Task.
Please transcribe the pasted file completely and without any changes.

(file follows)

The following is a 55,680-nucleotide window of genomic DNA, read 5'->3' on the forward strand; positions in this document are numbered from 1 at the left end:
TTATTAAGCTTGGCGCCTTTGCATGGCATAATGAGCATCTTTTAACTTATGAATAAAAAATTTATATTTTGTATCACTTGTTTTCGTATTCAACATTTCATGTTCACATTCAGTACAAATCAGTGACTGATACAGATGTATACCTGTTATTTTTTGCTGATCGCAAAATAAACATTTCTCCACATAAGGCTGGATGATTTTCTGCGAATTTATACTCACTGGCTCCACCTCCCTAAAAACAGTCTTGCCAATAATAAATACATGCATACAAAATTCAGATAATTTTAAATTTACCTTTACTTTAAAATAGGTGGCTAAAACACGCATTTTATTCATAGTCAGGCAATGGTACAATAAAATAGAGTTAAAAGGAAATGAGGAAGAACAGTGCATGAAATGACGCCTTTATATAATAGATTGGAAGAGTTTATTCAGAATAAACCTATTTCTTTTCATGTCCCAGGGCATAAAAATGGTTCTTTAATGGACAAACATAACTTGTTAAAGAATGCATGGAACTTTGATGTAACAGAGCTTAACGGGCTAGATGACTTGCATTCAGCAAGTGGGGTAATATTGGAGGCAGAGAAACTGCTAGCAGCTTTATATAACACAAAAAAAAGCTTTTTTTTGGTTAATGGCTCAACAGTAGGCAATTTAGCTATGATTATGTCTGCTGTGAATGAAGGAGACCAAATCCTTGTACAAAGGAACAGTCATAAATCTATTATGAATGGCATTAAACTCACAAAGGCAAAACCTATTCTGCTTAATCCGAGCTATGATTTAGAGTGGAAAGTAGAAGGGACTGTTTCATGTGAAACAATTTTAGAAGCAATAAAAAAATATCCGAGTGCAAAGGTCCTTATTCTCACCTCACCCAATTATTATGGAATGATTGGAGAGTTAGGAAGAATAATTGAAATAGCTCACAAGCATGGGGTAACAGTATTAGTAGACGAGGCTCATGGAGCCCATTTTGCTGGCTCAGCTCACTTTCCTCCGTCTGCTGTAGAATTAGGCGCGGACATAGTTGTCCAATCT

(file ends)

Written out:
The following is a 55,680-nucleotide window of genomic DNA, read 5'->3' on the forward strand; positions in this document are numbered from 1 at the left end:
TTATTAAGCTTGGCGCCTTTGCATGGCATAATGAGCATCTTTTAACTTATGAATAAAAAATTTATATTTTGTATCACTTGTTTTCGTATTCAACATTTCATGTTCACATTCAGTACAAATCAGTGACTGATACAGATGTATACCTGTTATTTTTTGCTGATCGCAAAATAAACATTTCTCCACATAAGGCTGGATGATTTTCTGCGAATTTATACTCACTGGCTCCACCTCCCTAAAAACAGTCTTGCCAATAATAAATACATGCATACAAAATTCAGATAATTTTAAATTTACCTTTACTTTAAAATAGGTGGCTAAAACACGCATTTTATTCATAGTCAGGCAATGGTACAATAAAATAGAGTTAAAAGGAAATGAGGAAGAACAGTGCATGAAATGACGCCTTTATATAATAGATTGGAAGAGTTTATTCAGAATAAACCTATTTCTTTTCATGTCCCAGGGCATAAAAATGGTTCTTTAATGGACAAACATAACTTGTTAAAGAATGCATGGAACTTTGATGTAACAGAGCTTAACGGGCTAGATGACTTGCATTCAGCAAGTGGGGTAATATTGGAGGCAGAGAAACTGCTAGCAGCTTTATATAACACAAAAAAAAGCTTTTTTTTGGTTAATGGCTCAACAGTAGGCAATTTAGCTATGATTATGTCTGCTGTGAATGAAGGAGACCAAATCCTTGTACAAAGGAACAGTCATAAATCTATTATGAATGGCATTAAACTCACAAAGGCAAAACCTATTCTGCTTAATCCGAGCTATGATTTAGAGTGGAAAGTAGAAGGGACTGTTTCATGTGAAACAATTTTAGAAGCAATAAAAAAATATCCGAGTGCAAAGGTCCTTATTCTCACCTCACCCAATTATTATGGAATGATTGGAGAGTTAGGAAGAATAATTGAAATAGCTCACAAGCATGGGGTAACAGTATTAGTAGACGAGGCTCATGGAGCCCATTTTGCTGGCTCAGCTCACTTTCCTCCGTCTGCTGTAGAATTAGGCGCGGACATAGTTGTCCAATCT